A COMMITTED COMRADE
As we mourn the passing of Comrade Mendi Msimang, an unwavering and committed revolutionary, we are reminded of his humility, humaneness and wisdom for which he will be dearly missed.
Msimang had an illustrious life. From an early age, through his Christian upbringing, Msimang was imbued with a sense of justice. This formed the basis for his life-long activism in the struggle against apartheid and in efforts to build a new South Africa founded on the principles of justice and equality. He was inspired by an earlier generation of relatives – William, Richard and Selby Msimang – who were part of the founding generation of the African National Congress in 1912.
The second child of seven siblings, Msimang was born in Marshalltown to Vangile Martha Vilakazi and Mjele Msimang on December 8 1928. The family was moved first to Sophiatown and then to the Western Native Township by forced removals. He attended high school at the Maria Ratschitz School in Wasbank and spent much of his early years in Weenen in KwaZulu-Natal with his grandmother whom he adored.
His association with the ANC and the struggle began in the Western Native Township in the 1940s, working with young comrades who had formed the ANC Youth League, as well as comrades who had mobilised communities against forced removals. Owing to constant run-ins with the repressive police and detentions, his parents sent him to Mariannhill High School to complete his matric. In 1951 he enrolled for a BA degree at the Pius XII College in Lesotho where he met and worked with comrades, such as former treasurer-general of the ANC Thomas Nkobi.
Msimang left the university after two years due to political activism. He later joined the law and real estate firms of Tambo and Mandela as an article clerk and was a dedicated activist during the turbulent 1950s.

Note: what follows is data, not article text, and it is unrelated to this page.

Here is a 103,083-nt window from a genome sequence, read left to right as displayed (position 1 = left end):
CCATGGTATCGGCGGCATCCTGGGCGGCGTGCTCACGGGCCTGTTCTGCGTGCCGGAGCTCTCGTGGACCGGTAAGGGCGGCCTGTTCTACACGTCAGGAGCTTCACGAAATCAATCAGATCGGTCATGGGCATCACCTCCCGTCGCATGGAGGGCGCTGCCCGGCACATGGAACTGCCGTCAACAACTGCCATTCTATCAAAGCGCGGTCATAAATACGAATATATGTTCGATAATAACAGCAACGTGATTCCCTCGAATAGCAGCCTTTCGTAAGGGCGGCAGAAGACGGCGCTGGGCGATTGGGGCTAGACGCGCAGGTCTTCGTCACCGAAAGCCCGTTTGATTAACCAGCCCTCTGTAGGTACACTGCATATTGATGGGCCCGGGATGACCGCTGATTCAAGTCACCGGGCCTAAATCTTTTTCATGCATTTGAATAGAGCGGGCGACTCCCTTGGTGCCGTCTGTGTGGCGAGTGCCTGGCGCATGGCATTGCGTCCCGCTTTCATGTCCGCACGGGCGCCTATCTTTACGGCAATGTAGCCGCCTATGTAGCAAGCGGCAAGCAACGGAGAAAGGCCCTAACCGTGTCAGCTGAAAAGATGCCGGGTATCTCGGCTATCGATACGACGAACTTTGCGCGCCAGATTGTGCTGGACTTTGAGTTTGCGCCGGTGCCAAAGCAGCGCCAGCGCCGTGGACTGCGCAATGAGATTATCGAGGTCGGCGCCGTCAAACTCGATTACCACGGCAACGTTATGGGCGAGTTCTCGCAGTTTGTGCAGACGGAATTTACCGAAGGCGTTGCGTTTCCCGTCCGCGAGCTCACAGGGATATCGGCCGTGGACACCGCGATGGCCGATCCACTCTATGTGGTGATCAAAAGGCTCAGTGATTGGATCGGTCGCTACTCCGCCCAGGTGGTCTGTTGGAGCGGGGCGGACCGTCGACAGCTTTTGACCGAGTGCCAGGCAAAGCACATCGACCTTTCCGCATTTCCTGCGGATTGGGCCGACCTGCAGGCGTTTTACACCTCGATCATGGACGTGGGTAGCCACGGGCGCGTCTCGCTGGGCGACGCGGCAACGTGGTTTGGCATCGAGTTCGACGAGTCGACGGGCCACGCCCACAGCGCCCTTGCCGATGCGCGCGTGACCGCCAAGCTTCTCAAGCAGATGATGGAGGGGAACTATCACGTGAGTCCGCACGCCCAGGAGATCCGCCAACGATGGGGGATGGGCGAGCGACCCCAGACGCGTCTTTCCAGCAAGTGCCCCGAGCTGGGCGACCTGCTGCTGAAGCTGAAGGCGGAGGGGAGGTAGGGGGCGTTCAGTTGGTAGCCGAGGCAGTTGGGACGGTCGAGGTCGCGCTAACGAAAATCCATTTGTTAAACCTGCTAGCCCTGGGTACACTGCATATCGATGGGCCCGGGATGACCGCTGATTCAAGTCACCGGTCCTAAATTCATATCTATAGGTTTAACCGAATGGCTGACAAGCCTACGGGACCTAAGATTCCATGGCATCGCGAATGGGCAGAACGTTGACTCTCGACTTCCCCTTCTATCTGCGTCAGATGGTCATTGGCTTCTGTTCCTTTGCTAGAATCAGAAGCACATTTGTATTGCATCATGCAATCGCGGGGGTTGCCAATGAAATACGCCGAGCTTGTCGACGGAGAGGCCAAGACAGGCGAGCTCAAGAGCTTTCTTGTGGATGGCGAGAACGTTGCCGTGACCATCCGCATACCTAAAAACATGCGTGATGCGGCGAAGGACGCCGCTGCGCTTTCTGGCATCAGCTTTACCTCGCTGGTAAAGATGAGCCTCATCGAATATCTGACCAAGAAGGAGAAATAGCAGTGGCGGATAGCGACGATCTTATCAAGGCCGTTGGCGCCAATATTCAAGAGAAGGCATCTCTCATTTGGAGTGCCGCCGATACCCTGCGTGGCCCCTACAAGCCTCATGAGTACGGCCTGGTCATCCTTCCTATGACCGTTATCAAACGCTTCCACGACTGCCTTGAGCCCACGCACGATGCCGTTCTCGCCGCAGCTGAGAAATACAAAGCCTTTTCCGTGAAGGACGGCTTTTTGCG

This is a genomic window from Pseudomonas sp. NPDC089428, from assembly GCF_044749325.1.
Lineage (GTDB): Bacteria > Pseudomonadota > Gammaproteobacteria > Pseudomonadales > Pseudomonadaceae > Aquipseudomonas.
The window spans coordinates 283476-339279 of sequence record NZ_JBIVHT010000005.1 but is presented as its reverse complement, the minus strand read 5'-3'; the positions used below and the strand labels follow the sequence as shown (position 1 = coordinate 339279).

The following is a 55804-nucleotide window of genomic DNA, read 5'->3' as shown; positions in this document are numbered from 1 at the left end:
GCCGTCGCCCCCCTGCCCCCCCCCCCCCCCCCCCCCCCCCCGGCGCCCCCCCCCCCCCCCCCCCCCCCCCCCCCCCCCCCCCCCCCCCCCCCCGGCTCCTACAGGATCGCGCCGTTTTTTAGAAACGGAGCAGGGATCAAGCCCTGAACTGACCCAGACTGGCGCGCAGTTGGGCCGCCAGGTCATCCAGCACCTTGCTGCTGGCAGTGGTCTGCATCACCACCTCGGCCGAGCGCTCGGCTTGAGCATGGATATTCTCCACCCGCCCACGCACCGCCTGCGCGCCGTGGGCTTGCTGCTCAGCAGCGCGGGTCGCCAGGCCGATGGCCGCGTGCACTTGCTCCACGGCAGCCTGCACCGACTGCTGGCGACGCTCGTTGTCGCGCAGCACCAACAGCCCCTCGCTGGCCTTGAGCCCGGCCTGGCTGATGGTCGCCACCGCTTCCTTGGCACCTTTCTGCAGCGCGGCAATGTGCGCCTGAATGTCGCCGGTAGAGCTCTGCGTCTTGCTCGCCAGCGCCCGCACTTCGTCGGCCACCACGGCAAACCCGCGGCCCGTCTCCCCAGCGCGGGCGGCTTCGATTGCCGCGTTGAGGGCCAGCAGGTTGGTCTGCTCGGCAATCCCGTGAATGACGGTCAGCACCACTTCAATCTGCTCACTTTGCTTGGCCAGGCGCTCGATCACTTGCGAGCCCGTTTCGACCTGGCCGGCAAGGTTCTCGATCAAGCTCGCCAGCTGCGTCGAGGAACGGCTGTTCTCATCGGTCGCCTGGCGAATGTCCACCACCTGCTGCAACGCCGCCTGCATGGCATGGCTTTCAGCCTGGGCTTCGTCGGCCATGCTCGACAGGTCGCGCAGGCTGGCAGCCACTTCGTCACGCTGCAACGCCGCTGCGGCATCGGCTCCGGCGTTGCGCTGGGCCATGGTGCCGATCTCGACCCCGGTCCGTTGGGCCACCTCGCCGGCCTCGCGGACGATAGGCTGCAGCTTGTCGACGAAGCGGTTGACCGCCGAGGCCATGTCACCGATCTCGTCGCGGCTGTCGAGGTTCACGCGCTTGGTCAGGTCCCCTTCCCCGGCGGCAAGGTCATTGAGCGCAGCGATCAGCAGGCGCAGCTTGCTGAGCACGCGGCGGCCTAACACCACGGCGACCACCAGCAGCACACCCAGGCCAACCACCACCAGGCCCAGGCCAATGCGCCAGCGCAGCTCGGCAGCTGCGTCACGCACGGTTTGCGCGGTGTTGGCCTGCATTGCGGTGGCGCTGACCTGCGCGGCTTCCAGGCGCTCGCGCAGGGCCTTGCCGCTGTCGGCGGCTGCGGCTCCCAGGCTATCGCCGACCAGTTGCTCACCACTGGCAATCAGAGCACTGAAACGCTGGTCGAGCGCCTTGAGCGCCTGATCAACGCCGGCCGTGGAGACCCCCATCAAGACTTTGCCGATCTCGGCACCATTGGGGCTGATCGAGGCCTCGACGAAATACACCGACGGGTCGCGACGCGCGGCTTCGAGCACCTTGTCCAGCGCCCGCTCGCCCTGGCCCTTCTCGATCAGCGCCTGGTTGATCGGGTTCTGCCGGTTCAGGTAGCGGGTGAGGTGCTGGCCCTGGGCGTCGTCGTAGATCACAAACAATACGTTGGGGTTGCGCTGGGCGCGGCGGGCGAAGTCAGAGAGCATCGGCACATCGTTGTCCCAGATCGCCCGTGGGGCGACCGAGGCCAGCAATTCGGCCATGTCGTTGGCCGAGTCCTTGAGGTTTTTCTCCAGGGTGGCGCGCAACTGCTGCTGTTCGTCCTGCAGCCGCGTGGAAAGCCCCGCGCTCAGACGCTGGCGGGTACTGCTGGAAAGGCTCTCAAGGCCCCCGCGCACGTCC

This was a decade that saw events such as the launch of the Defiance Campaign; the Congress of the People, which drew up the Freedom Charter; and the Treason Trial in which 156 activists were arrested, charged and eventually acquitted.
After the ANC was banned Msimang was dispatched by the leadership to join Oliver Tambo to establish the ANC’s external mission abroad.
While in exile Msimang travelled extensively, organising material support for the ANC and for the cause against apartheid.
Having left the country in 1960 through Botswana, he proceeded to Tanzania where, with Ruth Mompati, Duma Nokwe, JB Marks and Nkobi, he established the ANC mission in Tanzania.
He was subsequently sent to India as the ANC’s chief representative in 1968. On his return from India, he was deployed to the education department in Tanzania as a coordinator, responsible among other things, liaison with Unesco.
Msimang, in association with comrades Makhunga Wintshi Njobe, Henry “Squire” Makgothi, Tim Maseko, Tim Dennis and Mohammed Tickly, established the Solomon Mahlangu Freedom College in Tanzania in 1979. Here many young ANC cadres completed their high school education.
Msimang helped thousands of ANC cadres and students who left South Africa after the 1976 student uprising to further their education, by organising international scholarships with institutions across the world.
He moved to Lusaka where he worked in the office of treasurergeneral Nkobi.
In 1985 he moved to the UK where he served as the ANC’s chief representative until the eve of the 1994 elections.
On his return from exile, Msimang worked at the ANC headquarters and was deployed as an MP in the first democratically elected Parliament in 1994. He became the first chairperson of the ANC parliamentary caucus.
After a year in Parliament Msimang was posted by then president Mandela as high commissioner to the UK, the first to represent a democratic South Africa.
His calm and warm demeanour endeared him to many and he represented South Africa with distinction.
Msimang was elected to the ANC national executive committee in 1991. He was elected treasurer-general in Mahikeng in 1997 and served until the 2007 Polokwane conference.
He continued to serve the country and the ANC with distinction as a member of the advisory council on national orders and as a member of the first ANC integrity commission appointed in 2013. Ndlelanhle Thabizolo
Comrade Mendi Msimang